Betty Blue, dir. Jean-Jacques Beineix, wr. Jean-Jacques Beineix, based on the novel "37°2 le matin" by Philippe Djian, st. Jean-Hugues Anglade, Béatrice Dalle
27 years after its initial release, Beineix' iconic Betty Blue is released in dizzyingly high-definition courtesy of Second Sight Films - a transfer that finally does respectful justice to Jean-François Robin's exceptionally high-dynamically-ranged du look cinematography that damn-near pops off the screen with clarity and saturation. My only copy up until now has been a battered VHS copy of the film recorded from Channel 4 many moons ago, but even back then, it was possible to see what made the film so enthrallingly immersive. Reception to movies changes as we grow: such is the nature of how we respond to the world as we evolve. But Betty and Zorg's hedonistic affair, carnal and liberatingly abandoned, only communicated its sense of intoxicating lovelorn escapism to a pre-teen kid such as myself. All heart with none of the heartache. As an adult, Betty Blue reminds us that commitment is a transaction. It's a compromise, a promise. It also reminds us the role those we fall in love with play long after they've gone, in shaping our lives, giving navigation to our meandering ambition.
For Zorg (Anglade), a beach-shack-dwelling handyman, life is simple. The breeze rolls in from the ocean, there's always an open beer on hand, and chilli bubbling on the stove. Then one day, without warning (for as these types of stories go, there never is), in walks the polka-dot dressed Betty, tired of the unwelcome male gaze from her previous job as a waitress, and looking for amnesty from misogyny. Béatrice Dalle, in what was her debut role, comes straight from Djian's original manuscript; pouty- and potty-mouthed with equal ferocity, volatile, vivacious and impassioned to the point of self-destruction, Betty is the embodiment of the type of contradictory woman men are supposed to want to be with. A woman that can devour them one moment, yet exhibit vulnerability and a need for protection the next. After one of her many tantrums (this time it's Betty's frustration at Zorg's subservience to his oily boss), she discovers the many volumes of Zorg's novel he's been composing over the years. She spends the entire night consuming them before typing up every page, convinced he's destined for better things. For Zorg, this casual fling soon evolves into love, a soulful and unintentioned all-absorbing union. But as the relationship rattles along, it soon emerges that Betty is more fragile than initially thought. There are hints from their beach-house days that a deeper trauma may exist in her past, one that initially pushes her into Zorg's arms, but for the most part, it is her bi-polared condition and Zorg's defiant struggle to comfort and love her in spite of it that anchors the relationship between the lovers and elevates Betty Blue to a higher plain.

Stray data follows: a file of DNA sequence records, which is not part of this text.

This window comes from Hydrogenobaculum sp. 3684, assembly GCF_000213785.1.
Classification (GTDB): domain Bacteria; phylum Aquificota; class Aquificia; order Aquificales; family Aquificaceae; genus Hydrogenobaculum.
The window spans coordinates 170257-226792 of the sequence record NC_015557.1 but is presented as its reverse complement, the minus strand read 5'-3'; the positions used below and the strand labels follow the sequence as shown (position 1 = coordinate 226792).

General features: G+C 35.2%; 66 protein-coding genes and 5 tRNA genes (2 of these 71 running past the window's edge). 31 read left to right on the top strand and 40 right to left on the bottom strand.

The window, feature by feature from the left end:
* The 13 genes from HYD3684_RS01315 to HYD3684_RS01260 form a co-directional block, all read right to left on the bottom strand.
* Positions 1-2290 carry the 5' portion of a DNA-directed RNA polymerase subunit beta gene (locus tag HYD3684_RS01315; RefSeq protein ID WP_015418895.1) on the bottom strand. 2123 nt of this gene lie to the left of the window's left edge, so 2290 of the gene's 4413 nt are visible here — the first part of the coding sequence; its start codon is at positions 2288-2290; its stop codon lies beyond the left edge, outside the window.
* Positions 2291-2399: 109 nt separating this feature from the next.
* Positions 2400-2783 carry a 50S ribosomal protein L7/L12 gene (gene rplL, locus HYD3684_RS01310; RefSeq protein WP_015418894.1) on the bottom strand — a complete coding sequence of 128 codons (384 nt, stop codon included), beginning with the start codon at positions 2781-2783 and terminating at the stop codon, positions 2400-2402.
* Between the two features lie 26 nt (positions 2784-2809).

But there are lighter moments too. The film isn't above slipping into near-slapstick moments of levity, as in a scene in which a billy-bollock naked Zorg attempts to pull out a sofa-bed with a comedy broom while Betty, equally de-clothed, enthusiastically sets about loosening the release pedal with a hammer. Combined with the authentic and intimate love scenes and breezy nudity on display, the cumulative result is a film that truly defies convention with an enviable self-assurance. A Director's Cut that adds an extra 50% on to the original running time expands on Betty's tragic descent from sanity and introduces a number of fringe characters, but the Theatrical Cut is equally concise and compelling. Betty Blue has aged remarkably well. Abdellatif Kechiche's Blue Is The Warmest Colour may be the current benchmark for plaudit-winning dramatic legitimacy, but Beineix' film and its remarkable performances from Anglade and Dalle lay the groundwork.